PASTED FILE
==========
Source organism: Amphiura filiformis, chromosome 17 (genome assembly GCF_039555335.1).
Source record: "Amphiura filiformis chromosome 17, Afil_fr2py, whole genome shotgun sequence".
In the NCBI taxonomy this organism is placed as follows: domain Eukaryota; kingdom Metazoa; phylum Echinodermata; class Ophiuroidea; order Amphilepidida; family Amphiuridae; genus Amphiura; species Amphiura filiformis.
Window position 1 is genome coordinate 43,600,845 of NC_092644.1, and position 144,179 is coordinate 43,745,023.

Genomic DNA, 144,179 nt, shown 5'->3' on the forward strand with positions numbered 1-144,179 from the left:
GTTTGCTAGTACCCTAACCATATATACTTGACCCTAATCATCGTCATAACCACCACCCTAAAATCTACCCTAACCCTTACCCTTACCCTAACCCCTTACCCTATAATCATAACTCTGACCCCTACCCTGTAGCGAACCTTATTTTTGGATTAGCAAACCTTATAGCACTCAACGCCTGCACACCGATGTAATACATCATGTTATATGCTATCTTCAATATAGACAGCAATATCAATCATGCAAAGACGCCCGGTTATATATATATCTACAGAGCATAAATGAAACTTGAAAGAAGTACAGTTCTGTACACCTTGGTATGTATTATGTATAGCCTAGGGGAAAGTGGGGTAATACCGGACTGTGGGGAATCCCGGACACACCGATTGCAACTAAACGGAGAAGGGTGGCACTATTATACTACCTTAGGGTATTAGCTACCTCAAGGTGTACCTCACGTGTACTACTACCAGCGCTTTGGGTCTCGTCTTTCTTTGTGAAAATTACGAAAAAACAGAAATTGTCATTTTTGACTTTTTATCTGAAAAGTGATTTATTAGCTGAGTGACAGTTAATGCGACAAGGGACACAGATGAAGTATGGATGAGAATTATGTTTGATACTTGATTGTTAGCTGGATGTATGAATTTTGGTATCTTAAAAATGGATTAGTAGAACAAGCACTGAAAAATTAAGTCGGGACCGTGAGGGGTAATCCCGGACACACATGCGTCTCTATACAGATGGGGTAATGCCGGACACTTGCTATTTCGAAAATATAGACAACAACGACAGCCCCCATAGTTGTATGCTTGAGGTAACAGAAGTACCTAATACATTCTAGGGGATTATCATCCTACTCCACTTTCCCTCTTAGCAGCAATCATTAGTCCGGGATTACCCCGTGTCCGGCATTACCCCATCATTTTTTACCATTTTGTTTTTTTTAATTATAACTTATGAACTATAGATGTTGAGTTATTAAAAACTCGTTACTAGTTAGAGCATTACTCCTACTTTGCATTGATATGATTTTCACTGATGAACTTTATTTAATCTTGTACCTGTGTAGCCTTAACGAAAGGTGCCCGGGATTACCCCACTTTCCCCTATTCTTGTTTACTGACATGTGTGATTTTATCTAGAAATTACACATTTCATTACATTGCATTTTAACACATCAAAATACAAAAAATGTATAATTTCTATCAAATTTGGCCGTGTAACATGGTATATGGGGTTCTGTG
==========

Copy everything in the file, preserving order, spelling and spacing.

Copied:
Source organism: Amphiura filiformis, chromosome 17 (genome assembly GCF_039555335.1).
Source record: "Amphiura filiformis chromosome 17, Afil_fr2py, whole genome shotgun sequence".
In the NCBI taxonomy this organism is placed as follows: domain Eukaryota; kingdom Metazoa; phylum Echinodermata; class Ophiuroidea; order Amphilepidida; family Amphiuridae; genus Amphiura; species Amphiura filiformis.
Window position 1 is genome coordinate 43,600,845 of NC_092644.1, and position 144,179 is coordinate 43,745,023.

Genomic DNA, 144,179 nt, shown 5'->3' on the forward strand with positions numbered 1-144,179 from the left:
GTTTGCTAGTACCCTAACCATATATACTTGACCCTAATCATCGTCATAACCACCACCCTAAAATCTACCCTAACCCTTACCCTTACCCTAACCCCTTACCCTATAATCATAACTCTGACCCCTACCCTGTAGCGAACCTTATTTTTGGATTAGCAAACCTTATAGCACTCAACGCCTGCACACCGATGTAATACATCATGTTATATGCTATCTTCAATATAGACAGCAATATCAATCATGCAAAGACGCCCGGTTATATATATATCTACAGAGCATAAATGAAACTTGAAAGAAGTACAGTTCTGTACACCTTGGTATGTATTATGTATAGCCTAGGGGAAAGTGGGGTAATACCGGACTGTGGGGAATCCCGGACACACCGATTGCAACTAAACGGAGAAGGGTGGCACTATTATACTACCTTAGGGTATTAGCTACCTCAAGGTGTACCTCACGTGTACTACTACCAGCGCTTTGGGTCTCGTCTTTCTTTGTGAAAATTACGAAAAAACAGAAATTGTCATTTTTGACTTTTTATCTGAAAAGTGATTTATTAGCTGAGTGACAGTTAATGCGACAAGGGACACAGATGAAGTATGGATGAGAATTATGTTTGATACTTGATTGTTAGCTGGATGTATGAATTTTGGTATCTTAAAAATGGATTAGTAGAACAAGCACTGAAAAATTAAGTCGGGACCGTGAGGGGTAATCCCGGACACACATGCGTCTCTATACAGATGGGGTAATGCCGGACACTTGCTATTTCGAAAATATAGACAACAACGACAGCCCCCATAGTTGTATGCTTGAGGTAACAGAAGTACCTAATACATTCTAGGGGATTATCATCCTACTCCACTTTCCCTCTTAGCAGCAATCATTAGTCCGGGATTACCCCGTGTCCGGCATTACCCCATCATTTTTTACCATTTTGTTTTTTTTAATTATAACTTATGAACTATAGATGTTGAGTTATTAAAAACTCGTTACTAGTTAGAGCATTACTCCTACTTTGCATTGATATGATTTTCACTGATGAACTTTATTTAATCTTGTACCTGTGTAGCCTTAACGAAAGGTGCCCGGGATTACCCCACTTTCCCCTATTCTTGTTTACTGACATGTGTGATTTTATCTAGAAATTACACATTTCATTACATTGCATTTTAACACATCAAAATACAAAAAATGTATAATTTCTATCAAATTTGGCCGTGTAACATGGTATATGGGGTTCTGTG